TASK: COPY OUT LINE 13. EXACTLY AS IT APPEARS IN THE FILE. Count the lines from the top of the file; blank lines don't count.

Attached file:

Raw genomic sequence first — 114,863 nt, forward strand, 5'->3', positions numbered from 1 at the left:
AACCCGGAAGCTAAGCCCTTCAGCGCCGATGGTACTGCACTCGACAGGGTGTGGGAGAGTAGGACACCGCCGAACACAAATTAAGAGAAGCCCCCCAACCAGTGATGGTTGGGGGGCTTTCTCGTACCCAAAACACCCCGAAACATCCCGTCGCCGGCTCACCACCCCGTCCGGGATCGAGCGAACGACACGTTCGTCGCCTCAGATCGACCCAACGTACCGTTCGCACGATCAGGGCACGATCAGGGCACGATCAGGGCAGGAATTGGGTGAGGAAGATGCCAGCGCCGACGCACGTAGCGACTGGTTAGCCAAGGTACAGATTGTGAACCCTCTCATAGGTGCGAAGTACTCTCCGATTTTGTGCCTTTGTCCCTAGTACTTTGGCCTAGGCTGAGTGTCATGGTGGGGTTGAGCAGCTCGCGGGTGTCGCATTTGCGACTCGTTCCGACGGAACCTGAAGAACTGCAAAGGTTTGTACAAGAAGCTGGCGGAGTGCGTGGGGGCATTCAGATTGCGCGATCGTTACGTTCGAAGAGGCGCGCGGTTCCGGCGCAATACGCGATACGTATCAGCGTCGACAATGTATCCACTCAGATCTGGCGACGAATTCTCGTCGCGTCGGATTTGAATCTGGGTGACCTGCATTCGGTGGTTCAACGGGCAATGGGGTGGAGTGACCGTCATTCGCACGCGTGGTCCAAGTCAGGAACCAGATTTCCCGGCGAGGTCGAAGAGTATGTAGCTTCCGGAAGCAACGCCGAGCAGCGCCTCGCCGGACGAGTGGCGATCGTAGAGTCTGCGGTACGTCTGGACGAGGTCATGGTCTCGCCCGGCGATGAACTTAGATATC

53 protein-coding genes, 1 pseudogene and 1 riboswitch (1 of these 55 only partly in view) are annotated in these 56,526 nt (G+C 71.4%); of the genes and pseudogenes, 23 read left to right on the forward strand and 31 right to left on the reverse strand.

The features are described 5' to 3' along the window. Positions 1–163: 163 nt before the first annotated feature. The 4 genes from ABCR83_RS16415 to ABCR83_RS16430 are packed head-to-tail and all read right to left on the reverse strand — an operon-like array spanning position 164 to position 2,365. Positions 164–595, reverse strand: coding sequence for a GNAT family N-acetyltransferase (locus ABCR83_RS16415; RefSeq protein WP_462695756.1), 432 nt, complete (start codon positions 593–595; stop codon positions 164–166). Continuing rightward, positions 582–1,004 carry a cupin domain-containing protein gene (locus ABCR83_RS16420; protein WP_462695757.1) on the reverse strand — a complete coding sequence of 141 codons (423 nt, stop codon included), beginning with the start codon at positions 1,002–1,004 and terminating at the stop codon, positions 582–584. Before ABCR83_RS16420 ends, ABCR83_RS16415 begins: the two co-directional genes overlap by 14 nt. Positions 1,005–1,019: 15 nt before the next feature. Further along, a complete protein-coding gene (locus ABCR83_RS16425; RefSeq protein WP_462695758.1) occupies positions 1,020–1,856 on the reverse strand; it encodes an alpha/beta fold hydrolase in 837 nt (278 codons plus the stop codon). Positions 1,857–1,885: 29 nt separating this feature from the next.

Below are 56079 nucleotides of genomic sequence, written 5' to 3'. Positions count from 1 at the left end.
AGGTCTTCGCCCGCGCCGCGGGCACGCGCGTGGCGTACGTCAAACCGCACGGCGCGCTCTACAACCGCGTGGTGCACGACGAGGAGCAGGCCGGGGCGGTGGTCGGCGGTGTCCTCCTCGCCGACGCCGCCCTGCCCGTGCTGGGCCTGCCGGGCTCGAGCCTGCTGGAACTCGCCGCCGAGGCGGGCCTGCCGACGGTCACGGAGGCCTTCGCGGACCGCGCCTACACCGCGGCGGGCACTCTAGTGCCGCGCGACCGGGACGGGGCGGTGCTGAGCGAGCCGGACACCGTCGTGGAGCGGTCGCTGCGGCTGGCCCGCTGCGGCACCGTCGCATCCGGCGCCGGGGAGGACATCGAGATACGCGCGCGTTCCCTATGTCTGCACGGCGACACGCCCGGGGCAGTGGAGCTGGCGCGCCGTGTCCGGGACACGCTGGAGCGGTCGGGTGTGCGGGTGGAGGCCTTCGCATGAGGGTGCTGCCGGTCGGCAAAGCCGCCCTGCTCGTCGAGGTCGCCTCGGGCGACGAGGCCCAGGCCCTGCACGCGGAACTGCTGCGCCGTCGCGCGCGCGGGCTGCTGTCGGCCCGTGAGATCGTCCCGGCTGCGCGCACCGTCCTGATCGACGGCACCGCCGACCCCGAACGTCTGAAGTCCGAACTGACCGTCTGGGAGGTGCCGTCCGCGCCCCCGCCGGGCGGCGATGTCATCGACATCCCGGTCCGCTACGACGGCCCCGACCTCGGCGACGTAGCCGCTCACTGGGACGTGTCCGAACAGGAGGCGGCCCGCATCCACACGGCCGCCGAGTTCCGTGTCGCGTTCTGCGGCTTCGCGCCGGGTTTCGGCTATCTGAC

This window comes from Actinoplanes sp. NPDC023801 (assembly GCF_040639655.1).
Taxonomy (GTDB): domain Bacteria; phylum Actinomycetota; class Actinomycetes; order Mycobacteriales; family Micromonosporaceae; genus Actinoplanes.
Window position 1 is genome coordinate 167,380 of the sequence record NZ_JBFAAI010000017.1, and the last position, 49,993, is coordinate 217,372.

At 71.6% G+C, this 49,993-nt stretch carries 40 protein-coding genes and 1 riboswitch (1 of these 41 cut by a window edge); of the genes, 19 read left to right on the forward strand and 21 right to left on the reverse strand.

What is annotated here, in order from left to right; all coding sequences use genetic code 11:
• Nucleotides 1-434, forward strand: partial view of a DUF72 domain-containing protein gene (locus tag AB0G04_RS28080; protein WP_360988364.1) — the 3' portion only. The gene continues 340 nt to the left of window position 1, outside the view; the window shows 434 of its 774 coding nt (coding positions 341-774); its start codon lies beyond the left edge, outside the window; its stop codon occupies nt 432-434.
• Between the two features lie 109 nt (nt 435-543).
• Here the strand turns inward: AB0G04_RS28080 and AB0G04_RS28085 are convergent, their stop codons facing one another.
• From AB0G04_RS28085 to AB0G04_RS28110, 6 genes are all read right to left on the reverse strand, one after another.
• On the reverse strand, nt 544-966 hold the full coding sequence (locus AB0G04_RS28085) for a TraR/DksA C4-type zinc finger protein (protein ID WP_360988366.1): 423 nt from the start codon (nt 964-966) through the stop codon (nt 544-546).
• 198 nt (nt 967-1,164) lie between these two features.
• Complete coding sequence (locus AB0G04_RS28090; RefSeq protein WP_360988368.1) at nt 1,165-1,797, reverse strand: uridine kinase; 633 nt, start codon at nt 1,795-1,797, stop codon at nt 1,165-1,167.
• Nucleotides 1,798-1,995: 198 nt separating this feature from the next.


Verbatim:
• Between the two features lie 109 nt (nt 435-543).